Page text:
That’s validation and crystallising the message across the group so no one is walking out of that room unsure or confused.
If you are secure, you share ideas. The biggest driver for me is what is best for the team.
I mention this because again, at an awards night last week, I was teased out on changes in coaching. On a Monday morning, all the mini-groups come together to hatch a plan, but that’s it then.
By Monday afternoon, the plan is formed.
That’s why you have team leaders, attack and defence, to chat things through. But you get your attack set early in the week: what will work against next week’s opposition and why that’s the most important thing. It’s not worth squat saying ‘I think this might work’.
Again, the Crusaders were so good with the ‘why it will work’ – right down to the detail on the playboard with the players who need real detail in their games.
If you are good enough, you are old enough
Last September in Cork, I sat down for a quiet chat with Jack Crowley. Donal Lenihan organised the meet-up before an Irish Examiner event.
The ones who succeed always tend to have a proper attitude. Humble, pleasant, determined. Keith Earls has always stood out in that regard.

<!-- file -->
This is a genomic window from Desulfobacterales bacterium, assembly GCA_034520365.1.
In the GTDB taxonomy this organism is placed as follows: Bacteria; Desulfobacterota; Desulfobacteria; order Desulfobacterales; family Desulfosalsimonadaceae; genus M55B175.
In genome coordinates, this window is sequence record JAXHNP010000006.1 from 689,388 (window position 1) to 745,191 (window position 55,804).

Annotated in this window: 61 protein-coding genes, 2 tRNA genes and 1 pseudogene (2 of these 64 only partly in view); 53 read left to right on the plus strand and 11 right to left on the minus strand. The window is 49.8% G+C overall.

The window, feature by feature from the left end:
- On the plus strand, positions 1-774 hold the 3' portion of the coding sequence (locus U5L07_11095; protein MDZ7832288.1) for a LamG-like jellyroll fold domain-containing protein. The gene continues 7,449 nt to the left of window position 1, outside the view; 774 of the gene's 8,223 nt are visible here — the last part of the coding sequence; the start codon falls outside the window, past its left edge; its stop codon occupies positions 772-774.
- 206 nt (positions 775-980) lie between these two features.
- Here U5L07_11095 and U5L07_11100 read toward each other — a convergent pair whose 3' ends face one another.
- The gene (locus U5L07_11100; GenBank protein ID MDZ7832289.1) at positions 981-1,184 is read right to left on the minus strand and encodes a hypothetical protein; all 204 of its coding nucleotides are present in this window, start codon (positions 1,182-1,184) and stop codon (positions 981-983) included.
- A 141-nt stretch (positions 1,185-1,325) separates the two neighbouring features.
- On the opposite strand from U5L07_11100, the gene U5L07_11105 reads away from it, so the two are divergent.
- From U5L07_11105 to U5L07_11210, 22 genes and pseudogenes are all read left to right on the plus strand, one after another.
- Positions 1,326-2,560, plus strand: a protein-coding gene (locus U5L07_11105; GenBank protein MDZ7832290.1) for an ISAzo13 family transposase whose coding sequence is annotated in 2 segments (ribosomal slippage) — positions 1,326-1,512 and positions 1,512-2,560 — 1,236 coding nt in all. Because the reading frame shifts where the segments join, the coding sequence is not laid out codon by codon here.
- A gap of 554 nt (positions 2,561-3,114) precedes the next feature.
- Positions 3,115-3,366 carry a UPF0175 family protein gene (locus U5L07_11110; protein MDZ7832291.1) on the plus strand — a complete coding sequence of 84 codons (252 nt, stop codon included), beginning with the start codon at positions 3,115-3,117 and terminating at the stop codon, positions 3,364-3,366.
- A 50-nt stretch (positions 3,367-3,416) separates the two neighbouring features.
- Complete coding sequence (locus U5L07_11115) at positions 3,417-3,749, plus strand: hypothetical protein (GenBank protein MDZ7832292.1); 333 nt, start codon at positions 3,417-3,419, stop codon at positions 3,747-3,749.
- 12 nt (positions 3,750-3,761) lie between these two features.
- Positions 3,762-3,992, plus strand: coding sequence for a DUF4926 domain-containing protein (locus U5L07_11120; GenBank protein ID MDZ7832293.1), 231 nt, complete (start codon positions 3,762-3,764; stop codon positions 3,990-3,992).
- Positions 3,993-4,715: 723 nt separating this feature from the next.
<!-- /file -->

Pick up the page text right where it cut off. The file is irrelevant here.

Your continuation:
There are two other attributes you find in a lot of serious performers – a whiff of arrogance and that killer instinct.
I’ve watched Jack closely since with the unbeaten Ireland U20s. When I met him, I got the sense he was third or fourth choice ten for the 20’s.
He seemed unsure whether he’d be getting game time at all. But he seemed equally sure that if he was given that chance, he’d take it with both hands. This was a chat over coffee in the Clayton Hotel, so there was no technical discussion at all.
But his capacity to be able to express himself and where he wanted to go was impressive, just as his line of questioning was.
Watching him again last week at Musgrave Park against Wales raised the obvious question for me: is he ready now to step up with Munster?
If you are good enough, you are old enough.
I don’t see a downside but just think how much his development would be accelerated if Munster gave him a shot in some PRO14 games – especially if he has Murray inside him and Farrell and Scannell outside.
If you have it, you perform better with better players. His goal kicking technique looks really good and Munster must build from within.
Europe is done for this season and there’s no relegation from the PRO14.
There’s no point throwing him in next year with a Damien de Allende when he can barely breathe, but if he gets three months with the senior squad now, it could fast-track his progress. He’s a back, he is strong, fast, and possesses a good kicking game.
In my view, Jack is ready to go.
As @lenihandonal says, Jack Crowley had no right to score that try. What a run. Follow all the action here #rterugby https://t.co/bimE1HRgUt pic.twitter.com/zffUNYhEHk— RTÉ Rugby (@RTErugby) January 31, 2020